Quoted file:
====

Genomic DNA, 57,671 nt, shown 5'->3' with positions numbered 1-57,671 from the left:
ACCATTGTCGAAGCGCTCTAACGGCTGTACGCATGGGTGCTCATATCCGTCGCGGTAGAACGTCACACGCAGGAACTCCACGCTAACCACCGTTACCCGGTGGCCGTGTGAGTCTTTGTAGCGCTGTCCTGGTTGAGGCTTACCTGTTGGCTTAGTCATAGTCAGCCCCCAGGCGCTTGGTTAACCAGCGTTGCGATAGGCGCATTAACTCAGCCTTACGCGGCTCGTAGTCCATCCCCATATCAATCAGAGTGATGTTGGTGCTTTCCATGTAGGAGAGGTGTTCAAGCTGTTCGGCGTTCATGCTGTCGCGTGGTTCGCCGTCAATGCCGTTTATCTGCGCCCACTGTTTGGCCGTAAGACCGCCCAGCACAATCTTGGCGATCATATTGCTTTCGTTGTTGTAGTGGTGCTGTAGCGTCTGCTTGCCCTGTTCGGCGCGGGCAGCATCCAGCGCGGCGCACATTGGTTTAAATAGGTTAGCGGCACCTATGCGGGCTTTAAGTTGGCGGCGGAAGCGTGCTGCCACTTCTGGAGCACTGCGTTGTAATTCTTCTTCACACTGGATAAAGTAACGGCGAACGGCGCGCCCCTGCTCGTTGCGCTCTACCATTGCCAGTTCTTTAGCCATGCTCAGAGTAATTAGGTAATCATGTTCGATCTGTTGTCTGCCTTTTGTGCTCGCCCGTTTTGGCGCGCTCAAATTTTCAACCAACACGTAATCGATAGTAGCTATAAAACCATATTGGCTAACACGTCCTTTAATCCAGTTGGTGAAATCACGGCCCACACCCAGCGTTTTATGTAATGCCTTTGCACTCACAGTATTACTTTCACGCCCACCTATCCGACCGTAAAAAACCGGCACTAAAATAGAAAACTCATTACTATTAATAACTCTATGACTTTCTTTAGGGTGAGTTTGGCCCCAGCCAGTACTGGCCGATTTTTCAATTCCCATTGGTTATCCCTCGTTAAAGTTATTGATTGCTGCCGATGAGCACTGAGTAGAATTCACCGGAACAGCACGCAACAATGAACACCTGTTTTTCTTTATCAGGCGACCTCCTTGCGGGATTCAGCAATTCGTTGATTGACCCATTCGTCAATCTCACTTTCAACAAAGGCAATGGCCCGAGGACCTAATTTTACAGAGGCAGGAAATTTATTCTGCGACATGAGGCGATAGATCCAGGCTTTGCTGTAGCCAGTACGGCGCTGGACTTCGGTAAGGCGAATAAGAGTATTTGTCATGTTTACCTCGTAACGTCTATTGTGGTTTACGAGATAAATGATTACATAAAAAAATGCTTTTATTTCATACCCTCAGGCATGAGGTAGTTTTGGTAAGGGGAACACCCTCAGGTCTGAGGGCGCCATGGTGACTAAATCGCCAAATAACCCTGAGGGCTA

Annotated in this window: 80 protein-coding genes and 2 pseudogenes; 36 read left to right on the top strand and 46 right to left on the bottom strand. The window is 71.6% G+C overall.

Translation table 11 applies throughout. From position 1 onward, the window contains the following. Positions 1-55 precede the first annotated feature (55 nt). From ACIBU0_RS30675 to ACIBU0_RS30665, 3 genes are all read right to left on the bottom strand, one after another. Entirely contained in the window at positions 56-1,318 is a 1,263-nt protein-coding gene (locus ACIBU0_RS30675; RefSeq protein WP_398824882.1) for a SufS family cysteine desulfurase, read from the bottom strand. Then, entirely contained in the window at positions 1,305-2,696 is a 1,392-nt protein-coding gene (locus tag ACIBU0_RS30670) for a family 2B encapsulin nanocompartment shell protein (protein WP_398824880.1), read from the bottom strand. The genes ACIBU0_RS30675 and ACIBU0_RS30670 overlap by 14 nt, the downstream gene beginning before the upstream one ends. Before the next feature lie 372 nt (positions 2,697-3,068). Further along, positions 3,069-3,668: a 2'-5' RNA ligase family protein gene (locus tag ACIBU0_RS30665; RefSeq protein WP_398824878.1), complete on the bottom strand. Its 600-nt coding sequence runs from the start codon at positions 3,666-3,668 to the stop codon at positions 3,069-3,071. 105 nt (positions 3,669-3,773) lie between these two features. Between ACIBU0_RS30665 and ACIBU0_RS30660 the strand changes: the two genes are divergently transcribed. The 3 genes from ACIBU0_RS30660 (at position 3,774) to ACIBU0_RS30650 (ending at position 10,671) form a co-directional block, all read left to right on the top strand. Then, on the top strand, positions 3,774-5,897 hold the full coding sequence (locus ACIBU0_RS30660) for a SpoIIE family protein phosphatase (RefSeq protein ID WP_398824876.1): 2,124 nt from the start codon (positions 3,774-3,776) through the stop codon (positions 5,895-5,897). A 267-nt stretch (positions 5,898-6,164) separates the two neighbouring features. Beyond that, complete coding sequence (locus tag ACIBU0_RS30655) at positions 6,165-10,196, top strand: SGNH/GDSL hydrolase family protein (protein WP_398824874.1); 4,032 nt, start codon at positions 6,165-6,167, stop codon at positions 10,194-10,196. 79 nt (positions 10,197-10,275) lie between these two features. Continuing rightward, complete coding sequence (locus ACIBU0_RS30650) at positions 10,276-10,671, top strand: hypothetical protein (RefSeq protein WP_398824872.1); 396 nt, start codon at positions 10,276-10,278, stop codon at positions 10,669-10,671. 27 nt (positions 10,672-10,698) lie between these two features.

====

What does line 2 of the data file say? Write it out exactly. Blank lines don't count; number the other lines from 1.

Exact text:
ACCATTGTCGAAGCGCTCTAACGGCTGTACGCATGGGTGCTCATATCCGTCGCGGTAGAACGTCACACGCAGGAACTCCACGCTAACCACCGTTACCCGGTGGCCGTGTGAGTCTTTGTAGCGCTGTCCTGGTTGAGGCTTACCTGTTGGCTTAGTCATAGTCAGCCCCCAGGCGCTTGGTTAACCAGCGTTGCGATAGGCGCATTAACTCAGCCTTACGCGGCTCGTAGTCCATCCCCATATCAATCAGAGTGATGTTGGTGCTTTCCATGTAGGAGAGGTGTTCAAGCTGTTCGGCGTTCATGCTGTCGCGTGGTTCGCCGTCAATGCCGTTTATCTGCGCCCACTGTTTGGCCGTAAGACCGCCCAGCACAATCTTGGCGATCATATTGCTTTCGTTGTTGTAGTGGTGCTGTAGCGTCTGCTTGCCCTGTTCGGCGCGGGCAGCATCCAGCGCGGCGCACATTGGTTTAAATAGGTTAGCGGCACCTATGCGGGCTTTAAGTTGGCGGCGGAAGCGTGCTGCCACTTCTGGAGCACTGCGTTGTAATTCTTCTTCACACTGGATAAAGTAACGGCGAACGGCGCGCCCCTGCTCGTTGCGCTCTACCATTGCCAGTTCTTTAGCCATGCTCAGAGTAATTAGGTAATCATGTTCGATCTGTTGTCTGCCTTTTGTGCTCGCCCGTTTTGGCGCGCTCAAATTTTCAACCAACACGTAATCGATAGTAGCTATAAAACCATATTGGCTAACACGTCCTTTAATCCAGTTGGTGAAATCACGGCCCACACCCAGCGTTTTATGTAATGCCTTTGCACTCACAGTATTACTTTCACGCCCACCTATCCGACCGTAAAAAACCGGCACTAAAATAGAAAACTCATTACTATTAATAACTCTATGACTTTCTTTAGGGTGAGTTTGGCCCCAGCCAGTACTGGCCGATTTTTCAATTCCCATTGGTTATCCCTCGTTAAAGTTATTGATTGCTGCCGATGAGCACTGAGTAGAATTCACCGGAACAGCACGCAACAATGAACACCTGTTTTTCTTTATCAGGCGACCTCCTTGCGGGATTCAGCAATTCGTTGATTGACCCATTCGTCAATCTCACTTTCAACAAAGGCAATGGCCCGAGGACCTAATTTTACAGAGGCAGGAAATTTATTCTGCGACATGAGGCGATAGATCCAGGCTTTGCTGTAGCCAGTACGGCGCTGGACTTCGGTAAGGCGAATAAGAGTATTTGTCATGTTTACCTCGTAACGTCTATTGTGGTTTACGAGATAAATGATTACATAAAAAAATGCTTTTATTTCATACCCTCAGGCATGAGGTAGTTTTGGTAAGGGGAACACCCTCAGGTCTGAGGGCGCCATGGTGACTAAATCGCCAAATAACCCTGAGGGCTA